Here on the Disney blogosphere, I am one obsessive among many, and a middling one at that. But out in the real world, amongst the normals, I am That Disney Girl. The one you avoid when you do not want to talk about Disney… and who you run to if you need to talk to someone about Disney. It’s okay. I get it. I understand my place in the universe and I embrace it.
As such, I recently found myself answering the question: what’s a good Disney movie for a sensitive child?
WAIT, WHO’S AFRAID OF DISNEY MOVIES?
I don’t have kids, but I do have an extremely solid memory of being a kid, which is more than I can say for a remarkable number of grownups. 😜 (Probably not you, though; you’re reading a Disney blog!) The kid in question was of the sort who is terrified by The Little Mermaid‘s Ursula, and you know what? Much as I love her now, I remember being scared of her when I was little, too.
Or take my friend Elizabeth, who says that as a child the zoom in on King Triton’s face when he shouts ARIEL!!!!! reduced her to tears. Or my niece, who found Horace and Jasper of 101 Dalmatians too unsettling to continue the movie.
So when I heard the phrase “sensitive kid,” I understood exactly what I was dealing with – and I knew exactly what to recommend.
Perhaps you’re thinking, uh, any Disney movie? They’re Disney movies. And sure, Disney is hardly synonymous with horror, but if you think about it, any number of unsettling things happen in the greats: Gaston and Scar fall to their death, neither the Evil Queen nor Maleficent cultivate a warm demeanor, Chef Skinner does a lot of screaming and mugging, Hopper, in addition to being Hopper, is also voiced by Kevin Spacey, Bambi’s mother… well, you get the idea.
Even movies that seem otherwise innocuous can have individual characters or moments that are a bit too much – Mulan‘s Shan Yu can be pretty menacing, or take Up‘s Charles Muntz, who turns sinister in the back half of the film. As such, yes, sometimes we must be extra selective when seeking comforting TV.
Not that conflict or even death are necessarily the issue. What brings the fear, in my remembered experience, is a combination of menacing facial expressions (a tight camera angle doesn’t help) and shouting, so what we need are movies that avoid that sort of thing entirely. If you’re looking for some gentler entertainment, try these on for size:
Yes, my favorite Pixar movie! So you could say I’m biased, but Wall-E has a lot to recommend it for the easily distressed: the main villain is a non-humanoid robot, and thus makes absolutely zero scary faces. He’s also voiced by MacInTalk, which means that while his monotone might be disconcerting to adults, I can guarantee no shouting goes down. Plus, the minimal dialogue makes it easily accessible for kids of all ages. No violence, no deaths, no problem!
THE EMPEROR’S NEW GROOVE
Are Yzma and Kronk even villains, really? You could make the case that The Emperor’s New Groove contains three redemption arcs: we end with Kuzco on a different hill, Kronk talking to squirrels, and Yzma… well, Yzma’s now a cat, and I consider that an improvement. Even at their most nefarious, Yzma and Kronk are a couple of goofballs with neutral-to-friendly character designs. Yzma may do a bit of shouting, but she’s voiced by Eartha Kitt, so the effect is completely different. Purr.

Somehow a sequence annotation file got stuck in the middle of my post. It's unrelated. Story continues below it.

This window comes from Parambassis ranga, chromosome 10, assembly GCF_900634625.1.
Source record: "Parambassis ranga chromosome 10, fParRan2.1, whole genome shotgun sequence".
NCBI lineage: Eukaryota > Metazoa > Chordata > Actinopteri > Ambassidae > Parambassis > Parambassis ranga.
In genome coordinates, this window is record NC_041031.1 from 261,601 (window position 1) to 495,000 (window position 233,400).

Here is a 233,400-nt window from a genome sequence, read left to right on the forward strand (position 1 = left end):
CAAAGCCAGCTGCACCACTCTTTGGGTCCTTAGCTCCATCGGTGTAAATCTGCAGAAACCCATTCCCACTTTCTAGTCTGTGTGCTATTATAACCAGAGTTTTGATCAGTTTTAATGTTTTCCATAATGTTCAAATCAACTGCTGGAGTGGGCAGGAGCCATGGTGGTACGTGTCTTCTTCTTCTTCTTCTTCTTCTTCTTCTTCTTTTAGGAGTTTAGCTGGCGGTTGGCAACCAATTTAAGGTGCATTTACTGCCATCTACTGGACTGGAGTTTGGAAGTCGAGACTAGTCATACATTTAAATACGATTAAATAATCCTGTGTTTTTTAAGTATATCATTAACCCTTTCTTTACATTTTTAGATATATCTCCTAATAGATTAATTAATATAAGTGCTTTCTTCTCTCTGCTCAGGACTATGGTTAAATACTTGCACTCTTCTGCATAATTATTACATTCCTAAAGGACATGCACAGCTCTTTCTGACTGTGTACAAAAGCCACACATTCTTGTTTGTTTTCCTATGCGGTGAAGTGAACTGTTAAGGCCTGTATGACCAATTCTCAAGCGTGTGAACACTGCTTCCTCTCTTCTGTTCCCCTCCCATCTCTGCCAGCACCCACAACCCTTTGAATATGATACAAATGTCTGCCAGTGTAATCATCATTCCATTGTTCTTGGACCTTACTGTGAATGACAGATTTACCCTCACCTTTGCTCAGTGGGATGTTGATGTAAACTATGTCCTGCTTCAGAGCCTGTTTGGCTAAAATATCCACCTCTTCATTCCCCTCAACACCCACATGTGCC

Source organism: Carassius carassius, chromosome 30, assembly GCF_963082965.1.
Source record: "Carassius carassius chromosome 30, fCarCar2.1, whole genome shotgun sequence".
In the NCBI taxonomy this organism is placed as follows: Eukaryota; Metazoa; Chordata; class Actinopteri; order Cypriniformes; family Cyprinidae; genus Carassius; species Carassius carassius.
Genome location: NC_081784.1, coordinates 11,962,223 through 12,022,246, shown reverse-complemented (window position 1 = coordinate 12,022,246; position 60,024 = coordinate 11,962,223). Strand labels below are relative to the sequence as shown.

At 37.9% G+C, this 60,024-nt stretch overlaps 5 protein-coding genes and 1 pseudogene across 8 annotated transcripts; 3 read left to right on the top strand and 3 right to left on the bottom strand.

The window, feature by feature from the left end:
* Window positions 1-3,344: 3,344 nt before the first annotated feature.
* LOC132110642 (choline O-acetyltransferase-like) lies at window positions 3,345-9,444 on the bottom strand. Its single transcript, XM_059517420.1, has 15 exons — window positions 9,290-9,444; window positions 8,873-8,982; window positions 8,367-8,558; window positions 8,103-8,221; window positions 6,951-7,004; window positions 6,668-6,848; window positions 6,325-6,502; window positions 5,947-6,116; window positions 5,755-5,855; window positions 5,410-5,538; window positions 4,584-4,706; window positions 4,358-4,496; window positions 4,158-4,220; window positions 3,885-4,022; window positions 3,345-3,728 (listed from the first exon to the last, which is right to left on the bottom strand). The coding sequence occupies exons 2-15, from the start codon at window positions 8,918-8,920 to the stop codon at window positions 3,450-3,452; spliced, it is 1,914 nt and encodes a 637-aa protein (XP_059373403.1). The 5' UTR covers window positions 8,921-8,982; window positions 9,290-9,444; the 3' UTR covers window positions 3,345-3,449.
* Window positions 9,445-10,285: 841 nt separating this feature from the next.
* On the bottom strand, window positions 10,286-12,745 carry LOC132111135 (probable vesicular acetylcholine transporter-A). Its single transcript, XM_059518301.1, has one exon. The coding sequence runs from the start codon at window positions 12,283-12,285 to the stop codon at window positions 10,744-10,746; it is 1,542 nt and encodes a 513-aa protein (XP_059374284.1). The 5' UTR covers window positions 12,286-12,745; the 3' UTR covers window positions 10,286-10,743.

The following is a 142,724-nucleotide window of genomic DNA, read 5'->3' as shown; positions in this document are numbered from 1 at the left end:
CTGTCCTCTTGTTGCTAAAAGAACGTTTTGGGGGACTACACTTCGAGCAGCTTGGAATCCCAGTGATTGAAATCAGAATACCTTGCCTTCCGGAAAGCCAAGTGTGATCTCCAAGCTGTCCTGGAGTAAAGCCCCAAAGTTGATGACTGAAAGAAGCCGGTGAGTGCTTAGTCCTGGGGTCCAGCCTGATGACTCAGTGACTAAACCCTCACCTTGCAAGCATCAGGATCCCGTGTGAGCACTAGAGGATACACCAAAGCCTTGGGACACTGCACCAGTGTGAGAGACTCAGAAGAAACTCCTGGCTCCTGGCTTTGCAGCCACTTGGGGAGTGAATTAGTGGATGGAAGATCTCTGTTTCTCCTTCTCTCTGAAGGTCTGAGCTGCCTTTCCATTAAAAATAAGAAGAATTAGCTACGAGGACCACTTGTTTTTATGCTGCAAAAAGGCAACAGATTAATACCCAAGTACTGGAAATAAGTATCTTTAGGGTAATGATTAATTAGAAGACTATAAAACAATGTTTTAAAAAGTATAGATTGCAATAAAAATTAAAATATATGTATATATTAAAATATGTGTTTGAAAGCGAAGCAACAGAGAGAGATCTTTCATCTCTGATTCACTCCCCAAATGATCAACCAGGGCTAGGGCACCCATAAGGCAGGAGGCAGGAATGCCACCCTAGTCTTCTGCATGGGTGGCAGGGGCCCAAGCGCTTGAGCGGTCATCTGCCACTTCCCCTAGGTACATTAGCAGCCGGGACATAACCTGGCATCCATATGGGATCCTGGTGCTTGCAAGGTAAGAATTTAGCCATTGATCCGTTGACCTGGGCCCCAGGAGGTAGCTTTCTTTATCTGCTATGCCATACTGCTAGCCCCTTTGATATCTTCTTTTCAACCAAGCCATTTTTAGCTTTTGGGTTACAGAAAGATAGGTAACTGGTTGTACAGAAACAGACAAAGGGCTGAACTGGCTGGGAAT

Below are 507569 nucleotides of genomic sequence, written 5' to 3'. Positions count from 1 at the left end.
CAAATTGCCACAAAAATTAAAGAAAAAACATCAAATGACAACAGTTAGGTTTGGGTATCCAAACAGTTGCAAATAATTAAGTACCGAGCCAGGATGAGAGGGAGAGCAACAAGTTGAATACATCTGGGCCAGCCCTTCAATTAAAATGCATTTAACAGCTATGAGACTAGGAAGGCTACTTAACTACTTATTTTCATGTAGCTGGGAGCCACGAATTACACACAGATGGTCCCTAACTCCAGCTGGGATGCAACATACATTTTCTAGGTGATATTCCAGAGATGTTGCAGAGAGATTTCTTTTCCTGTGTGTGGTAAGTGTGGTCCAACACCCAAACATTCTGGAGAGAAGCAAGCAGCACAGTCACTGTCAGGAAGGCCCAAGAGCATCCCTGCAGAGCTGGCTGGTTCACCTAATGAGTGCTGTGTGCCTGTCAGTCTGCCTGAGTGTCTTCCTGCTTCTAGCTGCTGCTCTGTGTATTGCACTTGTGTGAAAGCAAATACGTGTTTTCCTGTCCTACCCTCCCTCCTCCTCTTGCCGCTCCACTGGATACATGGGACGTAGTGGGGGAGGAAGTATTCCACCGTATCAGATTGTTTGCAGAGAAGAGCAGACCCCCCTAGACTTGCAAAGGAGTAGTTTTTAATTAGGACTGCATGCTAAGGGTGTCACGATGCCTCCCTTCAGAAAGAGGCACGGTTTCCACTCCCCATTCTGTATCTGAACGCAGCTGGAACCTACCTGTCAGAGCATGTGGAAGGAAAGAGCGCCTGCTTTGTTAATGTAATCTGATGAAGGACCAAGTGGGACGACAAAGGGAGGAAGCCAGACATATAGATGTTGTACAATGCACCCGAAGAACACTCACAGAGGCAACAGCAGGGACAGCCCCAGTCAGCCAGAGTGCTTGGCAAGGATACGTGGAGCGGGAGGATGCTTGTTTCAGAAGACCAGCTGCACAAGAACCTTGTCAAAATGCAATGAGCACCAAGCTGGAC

Who’s even the villain in Mary Poppins, really? I’d say the main candidate for the role would be Mr. Banks, but he hardly merits the epithet. He’s just a little disconnected, that’s all, and Mary straightens him out in under three hours. There is that one scene where Jane and Michael get lost on the streets of London, but Bert finds them like 30 second later and everything’s fine. Has Julie Andrews ever let you down? No, she has not.
GENTLER DISNEY HONORABLE MENTIONS
So those are my top three, but if you’re looking for more, here a couple others that I don’t think have any particularly triggering moments:
Finding Nemo (Nobody’s really a villain, just clueless, although you might want to skip past the barracuda at the beginning)
Coco (As a villain, Ernesto de la Cruz is pretty casual in his demeanor)
The Many Adventures of Winnie the Pooh (more deeply philosophical than anything)
I hope this list helps the sensitive souls among us, and that I haven’t steered you wrong. After all, fear – like the whole of the human experience – is very personal. However, I’d like to think this is one of those rare times when my childlike brain comes in handy. Let me know how the above play for you, and if there are any other gentle Disney movies that belong on this list!
Don’t forget, you can follow FRoA on Twitter @fairestrunofall and on Instagram @fairestrunofall. If you have any questions or thoughts, leave a comment or email firstname.lastname@example.org. See ya real soon!